I took a snapshot of the last 6 months and CIBC performed quite well on the market. The erratic dividend payout ratio and the lack luster dividend growth don't seem to be holding it back. The high yield may be what is keeping the value up.

The P/E for CM is definitely attractive at 12.95 and below average of the other top banks. It's interesting to see the premium investors are willing to pay for the top 5 banks while National Bank and Laurentian Bank are staying just about below 12.

CompetitorsTickerPriceMarket Cap.YieldP/E
Toronto DominionTD.TO$75.11$65.983.25%14.71
Bank of MontrealBMO.TO$59.30$33.594.72%12.49
Royal BankRY.TO$52.90$75.393.78%15.28
Bank of Nova ScotiaBNS.TO$56.15$58.563.49%14.38
National BankNA.TO$69.95$11.373.77%11.77
Laurentian BankLB.TO$53.01$1.272.94%11.45

Even with a decent P/E based on today's data, the earnings per share for CIBC have not been as consistent over the past decade which is concerning. The delta is pretty wide in some cases which should be a cause for concern. I have not read further as to why it hit rock bottom in 2 occasions but it should be researched to understand management better.


If you do business with President Choice Financial, you're essentially generating revenue for CIBC through the partnership CIBC has with Loblaws. The erratic payout ratio and earnings is making me cautious. I may need a couple more years to see it steer away from the wild swings. The yield is definitely attractive but there are other options. I feel that management has worked hard to not reduce the dividends but any future challenges may require a reduction.

Readers: Do you own CIBC? What do you like about it?

Full Disclosure: I am long with BMO and BNS.

Disclaimer: The material presented should not be considered a recommendation. You should always do your own research and reach your own conclusion.

This article was written by The Passive Income Earner. If you enjoyed this article, please consider subscribing to my feed.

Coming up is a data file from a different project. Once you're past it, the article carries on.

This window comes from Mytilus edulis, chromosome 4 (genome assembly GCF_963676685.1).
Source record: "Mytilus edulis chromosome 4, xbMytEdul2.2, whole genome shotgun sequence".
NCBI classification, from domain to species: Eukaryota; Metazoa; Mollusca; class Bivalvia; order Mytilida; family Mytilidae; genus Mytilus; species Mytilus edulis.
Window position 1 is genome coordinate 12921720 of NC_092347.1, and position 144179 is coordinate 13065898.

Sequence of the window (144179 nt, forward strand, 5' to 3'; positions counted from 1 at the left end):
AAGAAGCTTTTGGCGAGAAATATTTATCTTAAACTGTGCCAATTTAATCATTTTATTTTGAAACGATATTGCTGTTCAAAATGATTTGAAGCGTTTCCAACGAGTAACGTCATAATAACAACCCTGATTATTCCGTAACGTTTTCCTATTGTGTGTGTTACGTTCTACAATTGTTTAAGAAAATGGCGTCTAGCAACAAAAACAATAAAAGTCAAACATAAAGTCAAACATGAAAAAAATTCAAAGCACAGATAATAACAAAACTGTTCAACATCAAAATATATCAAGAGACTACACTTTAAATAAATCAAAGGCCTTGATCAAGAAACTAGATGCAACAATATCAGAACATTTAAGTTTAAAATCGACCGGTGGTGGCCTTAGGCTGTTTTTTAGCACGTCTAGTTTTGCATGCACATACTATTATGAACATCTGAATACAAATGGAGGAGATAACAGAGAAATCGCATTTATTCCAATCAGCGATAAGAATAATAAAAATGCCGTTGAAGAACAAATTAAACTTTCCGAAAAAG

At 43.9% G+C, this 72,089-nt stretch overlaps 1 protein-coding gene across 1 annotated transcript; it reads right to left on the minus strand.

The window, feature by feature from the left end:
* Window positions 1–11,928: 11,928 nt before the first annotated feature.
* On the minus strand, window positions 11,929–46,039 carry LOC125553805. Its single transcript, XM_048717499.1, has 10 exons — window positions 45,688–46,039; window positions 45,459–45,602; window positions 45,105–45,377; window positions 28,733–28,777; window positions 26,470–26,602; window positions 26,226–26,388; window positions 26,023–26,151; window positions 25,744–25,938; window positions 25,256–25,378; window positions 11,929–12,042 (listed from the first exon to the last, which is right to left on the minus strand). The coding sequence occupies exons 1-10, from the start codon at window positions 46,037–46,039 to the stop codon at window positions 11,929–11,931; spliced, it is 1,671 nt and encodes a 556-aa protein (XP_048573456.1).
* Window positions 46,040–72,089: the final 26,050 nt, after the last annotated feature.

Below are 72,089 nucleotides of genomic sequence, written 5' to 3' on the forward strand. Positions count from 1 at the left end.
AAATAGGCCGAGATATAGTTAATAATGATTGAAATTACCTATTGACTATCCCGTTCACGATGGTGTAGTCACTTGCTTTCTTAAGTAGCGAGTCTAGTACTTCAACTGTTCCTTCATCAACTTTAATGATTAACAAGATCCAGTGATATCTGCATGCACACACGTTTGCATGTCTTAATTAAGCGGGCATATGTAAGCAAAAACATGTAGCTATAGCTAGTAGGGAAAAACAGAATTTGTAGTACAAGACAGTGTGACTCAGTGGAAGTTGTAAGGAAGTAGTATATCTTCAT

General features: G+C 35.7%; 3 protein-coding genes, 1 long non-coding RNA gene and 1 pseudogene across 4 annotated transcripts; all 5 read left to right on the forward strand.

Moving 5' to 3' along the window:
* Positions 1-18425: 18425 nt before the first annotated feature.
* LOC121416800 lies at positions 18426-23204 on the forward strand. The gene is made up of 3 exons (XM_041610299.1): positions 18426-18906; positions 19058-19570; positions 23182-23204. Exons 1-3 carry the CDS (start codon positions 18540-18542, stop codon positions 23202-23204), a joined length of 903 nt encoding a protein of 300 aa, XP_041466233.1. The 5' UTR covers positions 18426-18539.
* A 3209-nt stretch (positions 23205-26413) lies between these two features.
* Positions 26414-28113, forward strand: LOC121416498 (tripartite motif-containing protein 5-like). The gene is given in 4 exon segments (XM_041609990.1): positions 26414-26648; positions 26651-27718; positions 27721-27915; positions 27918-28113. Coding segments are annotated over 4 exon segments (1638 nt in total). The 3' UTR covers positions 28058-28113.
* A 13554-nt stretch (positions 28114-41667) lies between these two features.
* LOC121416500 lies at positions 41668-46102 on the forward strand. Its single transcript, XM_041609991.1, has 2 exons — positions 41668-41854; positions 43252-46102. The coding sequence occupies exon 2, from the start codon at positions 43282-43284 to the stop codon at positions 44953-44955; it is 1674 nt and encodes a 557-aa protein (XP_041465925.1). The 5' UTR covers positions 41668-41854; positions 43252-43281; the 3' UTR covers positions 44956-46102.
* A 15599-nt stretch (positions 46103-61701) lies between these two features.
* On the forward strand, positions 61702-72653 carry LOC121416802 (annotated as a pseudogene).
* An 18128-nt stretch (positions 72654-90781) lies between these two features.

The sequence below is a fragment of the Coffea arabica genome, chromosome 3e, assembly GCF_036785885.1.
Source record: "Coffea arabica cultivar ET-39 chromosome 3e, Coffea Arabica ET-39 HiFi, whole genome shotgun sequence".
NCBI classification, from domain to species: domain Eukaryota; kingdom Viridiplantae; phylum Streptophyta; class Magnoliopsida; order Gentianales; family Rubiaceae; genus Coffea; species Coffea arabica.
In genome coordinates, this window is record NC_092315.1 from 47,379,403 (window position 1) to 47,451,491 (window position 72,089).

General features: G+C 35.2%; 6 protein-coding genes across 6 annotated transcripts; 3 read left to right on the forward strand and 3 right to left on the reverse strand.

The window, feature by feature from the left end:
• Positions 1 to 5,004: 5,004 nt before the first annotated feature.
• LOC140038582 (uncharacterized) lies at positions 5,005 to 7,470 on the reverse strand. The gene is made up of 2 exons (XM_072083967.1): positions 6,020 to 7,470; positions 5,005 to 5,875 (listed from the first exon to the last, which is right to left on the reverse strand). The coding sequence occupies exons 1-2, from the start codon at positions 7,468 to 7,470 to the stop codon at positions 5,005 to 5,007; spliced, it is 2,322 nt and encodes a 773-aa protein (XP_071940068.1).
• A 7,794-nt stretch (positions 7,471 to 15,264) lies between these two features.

Top 5 Dividend Stocks Near a New Low - Seeking Alpha

Top 5 Dividend Stocks Near a New Low - Seeking Alpha
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The Dow hit 12,000 intra-week but closed decisively lower at 11,823. The S&P 500 was flat for the week. Our watch list has 16 companies that are within 10% of their 52-week low. The complete list of companies can be found here.

January 28, 2011 Watch List

SymbolNamePrice% Yr LowP/EEPSDividendYieldPayout Ratio
ABTAbbott Labs45.492.02%
WEYSWeyco Group22.783.03%19.641.160.642.81%55%
SHENShenandoah Tel.16.314.82%17.920.910.332.02%36%

Watch List Summary

Abbott (ABT) topped our list this week after falling 5%. Wall Street wasn't happy with the company's short-term outlook, even after being given guidance for double digit growth in the coming year. With Abbott trading close to its historically high dividend yield range, we couldn't help but accumulate some on its way down. Given an estimated double digit growth, we estimate that the company could easily raise its dividend from $0.44 to $0.48 (9% increase) in the coming months. At the current price, estimated dividend yield will be north of 4%.

The majority of the companies on our watchlist have dividend yields that are higher than 7-year T-Bill and are trading near their historical high yield. According to the book, Dividends Don't Lie by Geraldine Weiss, this marks great value propositions for long-term holder.

Top Five Performance Review

In our ongoing review of the NLO Dividend Watch List, we have taken the top five stocks on our list from January 29, 2010 and have check their performance one year later. The top five companies on that list can be seen in the table below.

NameSymbol20102011% change
First FinancialTHFF27.631.4613.99%
Exxon MobileXOM64.4378.9922.60%
Shenandoah Tel.SHEN17.216.31-5.17%
Aqua AmericaWTR16.5923.1839.72%
California WaterCWT36.3236.580.72%


DJ IndustrialsDJI10,067.3311,823.7017.45%
S&P 500SPX1,073.871,276.3418.85%

Our top five under performed both the Dow and S&P. Only Exxon (XOM) and Aqua America (WTR) beat those two indices. Although Shenandoah (SHEN) fell 5% over one-year, it rose above 15% in less than two months, giving investors an opportunity to take some profit off the table.

Disclaimer: On our current list, we excluded companies that have no earnings. Stocks that appear on our watch lists are not recommendations to buy. Instead, they are the starting point for doing your research and determining the best company to buy. Ideally, a stock that is purchased from this list is done after a considerable decline in the price and extensive due diligence. We suggest that readers use the March 2009 low (or the companies' most distressed level in the last 2 years) as the downside projection for investing. Our view is to embrace the worse case scenario prior to investing. A minimum of 50% decline or the November 2008 to March 2009 low, whichever is lower, would fit that description. It is important to place these companies on your own watch list so that when the opportunity arises, you can purchase them with a greater margin of safety. It is our expectation that, at the most, only 1/3 of the companies that are part of our list will outperform the market over a one-year period.

Disclosure: I am long ABT.